Superintendent Kevin Scanlon said at the board’s budget hearing May 3 that at least half of those positions will likely be at the elementary level, and he added by email that though every school will see teaching positions cut, the district can’t provide specifics at present as the adjustments are ongoing. 

At the same budget hearing, Scanlon dismissed what he called “false rumors” that class sizes will skyrocket to over 30 in elementary classes, and referred to a chart in the budget presentation that lays out the maximum allowable averages for class sizes in each elementary grade. He compared next year’s projected averages to those of this year and the pre-COVID 2018-19 school year. The biggest projected jump is in fifth grade, which should see an average of 23 students in each section across the schools. There were 21 fifth graders per class on average in 2018-19, and 20 this year.

The superintendent also mentioned some high school classes currently have 15 or fewer students. “We can’t afford to do that anymore,” he said. “That is not fiscally responsible, and we must tighten the belt in those areas.”

All of the board candidates at the civic meeting raised concerns over the budget, an issue of community interest as the district has been working to recalibrate to account for declining enrollment and increasing costs. The candidates also agreed increased transparency from the board would benefit Three Village residents.

Karen Roughley

Roughley, mom of two teens in the district, said she wants to maintain the current quality of staff and student experience for the future. To do that, she said, “we must be taking a close look at the budget to ensure that the district will be financially sustainable for years to come.”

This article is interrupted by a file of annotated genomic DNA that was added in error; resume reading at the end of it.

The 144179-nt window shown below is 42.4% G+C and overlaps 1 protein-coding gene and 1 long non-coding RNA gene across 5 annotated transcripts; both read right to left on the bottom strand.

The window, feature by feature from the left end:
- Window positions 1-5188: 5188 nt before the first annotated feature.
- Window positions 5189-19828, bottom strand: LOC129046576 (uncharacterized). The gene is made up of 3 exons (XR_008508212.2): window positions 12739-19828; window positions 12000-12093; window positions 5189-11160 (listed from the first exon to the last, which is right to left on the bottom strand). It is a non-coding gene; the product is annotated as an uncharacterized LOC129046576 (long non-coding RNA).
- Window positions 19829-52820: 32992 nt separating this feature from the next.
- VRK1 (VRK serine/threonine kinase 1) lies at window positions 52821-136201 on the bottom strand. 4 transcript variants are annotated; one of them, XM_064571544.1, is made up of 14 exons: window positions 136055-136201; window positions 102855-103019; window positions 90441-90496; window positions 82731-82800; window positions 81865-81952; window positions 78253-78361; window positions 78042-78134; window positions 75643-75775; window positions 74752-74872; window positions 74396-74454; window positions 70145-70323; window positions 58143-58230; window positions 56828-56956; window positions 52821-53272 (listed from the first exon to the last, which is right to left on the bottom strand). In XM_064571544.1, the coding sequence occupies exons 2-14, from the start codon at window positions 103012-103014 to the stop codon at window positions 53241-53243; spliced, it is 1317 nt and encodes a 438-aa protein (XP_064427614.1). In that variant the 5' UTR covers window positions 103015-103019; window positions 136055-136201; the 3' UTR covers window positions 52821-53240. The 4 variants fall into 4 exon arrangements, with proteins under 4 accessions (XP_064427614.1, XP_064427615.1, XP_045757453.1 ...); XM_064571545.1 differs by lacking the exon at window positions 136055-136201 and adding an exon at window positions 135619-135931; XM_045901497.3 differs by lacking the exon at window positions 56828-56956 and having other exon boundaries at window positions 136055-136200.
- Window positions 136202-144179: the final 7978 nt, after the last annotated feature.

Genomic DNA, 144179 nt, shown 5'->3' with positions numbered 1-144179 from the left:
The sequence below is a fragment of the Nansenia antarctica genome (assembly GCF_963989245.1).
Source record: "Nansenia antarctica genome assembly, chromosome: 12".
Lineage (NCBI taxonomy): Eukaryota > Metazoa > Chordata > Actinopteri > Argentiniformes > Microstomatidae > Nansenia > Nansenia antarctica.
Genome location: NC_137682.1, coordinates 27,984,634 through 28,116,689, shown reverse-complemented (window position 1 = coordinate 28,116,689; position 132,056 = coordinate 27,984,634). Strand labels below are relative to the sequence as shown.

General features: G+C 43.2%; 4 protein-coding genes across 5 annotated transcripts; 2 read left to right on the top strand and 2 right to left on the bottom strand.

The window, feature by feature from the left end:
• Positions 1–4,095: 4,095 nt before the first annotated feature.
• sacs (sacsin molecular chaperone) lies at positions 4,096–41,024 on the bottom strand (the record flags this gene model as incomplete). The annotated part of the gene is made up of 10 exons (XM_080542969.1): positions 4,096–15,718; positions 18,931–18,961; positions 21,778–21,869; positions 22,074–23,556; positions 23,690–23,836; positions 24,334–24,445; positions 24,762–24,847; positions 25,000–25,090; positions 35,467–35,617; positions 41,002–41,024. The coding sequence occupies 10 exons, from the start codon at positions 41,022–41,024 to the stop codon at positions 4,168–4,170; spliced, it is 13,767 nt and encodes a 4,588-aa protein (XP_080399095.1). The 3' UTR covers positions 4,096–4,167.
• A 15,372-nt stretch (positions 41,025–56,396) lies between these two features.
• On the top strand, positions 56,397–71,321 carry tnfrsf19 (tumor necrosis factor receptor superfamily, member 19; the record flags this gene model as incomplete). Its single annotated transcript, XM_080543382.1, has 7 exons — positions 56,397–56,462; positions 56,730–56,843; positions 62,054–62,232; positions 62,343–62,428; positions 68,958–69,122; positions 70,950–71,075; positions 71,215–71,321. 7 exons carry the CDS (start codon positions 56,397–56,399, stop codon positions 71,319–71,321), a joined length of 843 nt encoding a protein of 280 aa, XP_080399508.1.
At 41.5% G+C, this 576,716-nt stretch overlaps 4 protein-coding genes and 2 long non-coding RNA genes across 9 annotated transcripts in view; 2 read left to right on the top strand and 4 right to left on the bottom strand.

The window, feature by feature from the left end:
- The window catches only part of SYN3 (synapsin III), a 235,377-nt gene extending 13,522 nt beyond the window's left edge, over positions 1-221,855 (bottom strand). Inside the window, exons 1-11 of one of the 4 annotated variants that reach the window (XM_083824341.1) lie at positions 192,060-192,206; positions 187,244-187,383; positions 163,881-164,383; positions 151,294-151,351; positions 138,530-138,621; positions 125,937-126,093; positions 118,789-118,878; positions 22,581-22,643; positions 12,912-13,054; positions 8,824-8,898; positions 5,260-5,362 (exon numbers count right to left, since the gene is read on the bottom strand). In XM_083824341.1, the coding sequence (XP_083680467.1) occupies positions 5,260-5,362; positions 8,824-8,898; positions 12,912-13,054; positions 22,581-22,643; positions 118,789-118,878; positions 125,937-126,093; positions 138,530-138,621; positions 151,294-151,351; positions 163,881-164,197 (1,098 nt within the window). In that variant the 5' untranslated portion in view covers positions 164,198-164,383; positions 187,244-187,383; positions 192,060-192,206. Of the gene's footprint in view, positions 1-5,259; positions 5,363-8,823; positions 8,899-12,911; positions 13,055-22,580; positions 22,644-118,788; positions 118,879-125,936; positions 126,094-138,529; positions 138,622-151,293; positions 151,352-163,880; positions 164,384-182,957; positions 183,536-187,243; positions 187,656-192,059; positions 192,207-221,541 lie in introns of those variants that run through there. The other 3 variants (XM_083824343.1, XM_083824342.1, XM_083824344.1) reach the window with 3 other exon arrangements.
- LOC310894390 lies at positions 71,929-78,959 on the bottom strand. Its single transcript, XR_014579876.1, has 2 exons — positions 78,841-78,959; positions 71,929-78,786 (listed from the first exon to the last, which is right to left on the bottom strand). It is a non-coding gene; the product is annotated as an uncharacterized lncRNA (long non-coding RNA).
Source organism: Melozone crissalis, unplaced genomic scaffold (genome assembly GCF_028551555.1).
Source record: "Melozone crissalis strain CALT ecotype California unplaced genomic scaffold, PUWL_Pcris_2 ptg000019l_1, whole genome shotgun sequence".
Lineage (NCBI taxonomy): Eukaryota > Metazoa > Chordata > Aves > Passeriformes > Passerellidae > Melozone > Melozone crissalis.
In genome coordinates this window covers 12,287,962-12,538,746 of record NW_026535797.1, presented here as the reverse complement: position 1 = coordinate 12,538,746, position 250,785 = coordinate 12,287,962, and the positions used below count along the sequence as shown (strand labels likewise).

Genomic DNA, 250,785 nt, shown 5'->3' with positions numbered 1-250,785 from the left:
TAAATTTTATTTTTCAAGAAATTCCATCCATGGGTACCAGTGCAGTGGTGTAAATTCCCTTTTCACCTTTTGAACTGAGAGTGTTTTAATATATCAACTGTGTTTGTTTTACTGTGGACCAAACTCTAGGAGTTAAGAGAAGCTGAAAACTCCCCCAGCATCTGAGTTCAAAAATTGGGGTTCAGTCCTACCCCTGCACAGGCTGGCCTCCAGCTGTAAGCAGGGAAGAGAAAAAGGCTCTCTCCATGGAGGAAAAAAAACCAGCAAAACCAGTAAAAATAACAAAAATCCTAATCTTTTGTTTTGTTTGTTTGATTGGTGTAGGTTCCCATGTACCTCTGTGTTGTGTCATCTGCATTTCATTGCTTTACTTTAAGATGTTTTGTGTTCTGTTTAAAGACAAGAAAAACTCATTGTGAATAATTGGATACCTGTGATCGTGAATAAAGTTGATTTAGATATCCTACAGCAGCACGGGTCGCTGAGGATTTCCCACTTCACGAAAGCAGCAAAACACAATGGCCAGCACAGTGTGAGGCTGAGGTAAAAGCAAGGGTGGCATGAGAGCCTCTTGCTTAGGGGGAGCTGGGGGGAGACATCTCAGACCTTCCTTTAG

Roughley spent her career working in corporate communications, business continuity and crisis management for an investment bank. Since staying home with her children, she has served in many volunteer positions in the district, including as president for multiple-campus parent teacher associations as well as for the Special Education PTA. She was on the reopening task force during the COVID-19 pandemic and the districtwide Diversity, Equality & Inclusion Committee, among others. At present, she sits on New York State’s parent advisory committee for the Blue Ribbon Commission on Graduation Measures.

She has publicly advocated on many issues she feels are important for Three Village students, including later secondary start times and the policy nicknamed “do no harm,” which only allows state Regents exam scores to be factored into classroom grades if the scores do not lower the grades. The board recently extended this policy for an additional year and is planning to look into whether or not to make the change permanent.

Roughley, whose two children have received special education services, is passionate about inclusion and diversity, and believes the DEI committee could do more to include the special education population, and also to prevent bullying on district campuses.

As an independent candidate, Roughly said she supports community involvement in major decisions, especially divisive decisions.

When asked about the idea of putting armed guards on school campuses, Roughley made it clear she believes all stakeholders should be part of any discussion — teachers, parents and the community at large. “Part of being a board member is you’re an extension of the community,” she said. “It should not be a decision from anyone from the board without having community input first.”

Roughley also ran for a board seat in 2021 and is running on the same ticket as David McKinnon. 

David McKinnon

McKinnon, father of three and a 30-year-plus resident of Three Village, has a “longstanding interest in public education,” and indicated he is passionate about providing an independent voice on the school board. He made clear at the event that he, like Roughley, was not taking endorsements or campaign support from any lobbying group, referring to the fact that all the current board members won their elections supported by the Three Village Teachers Association.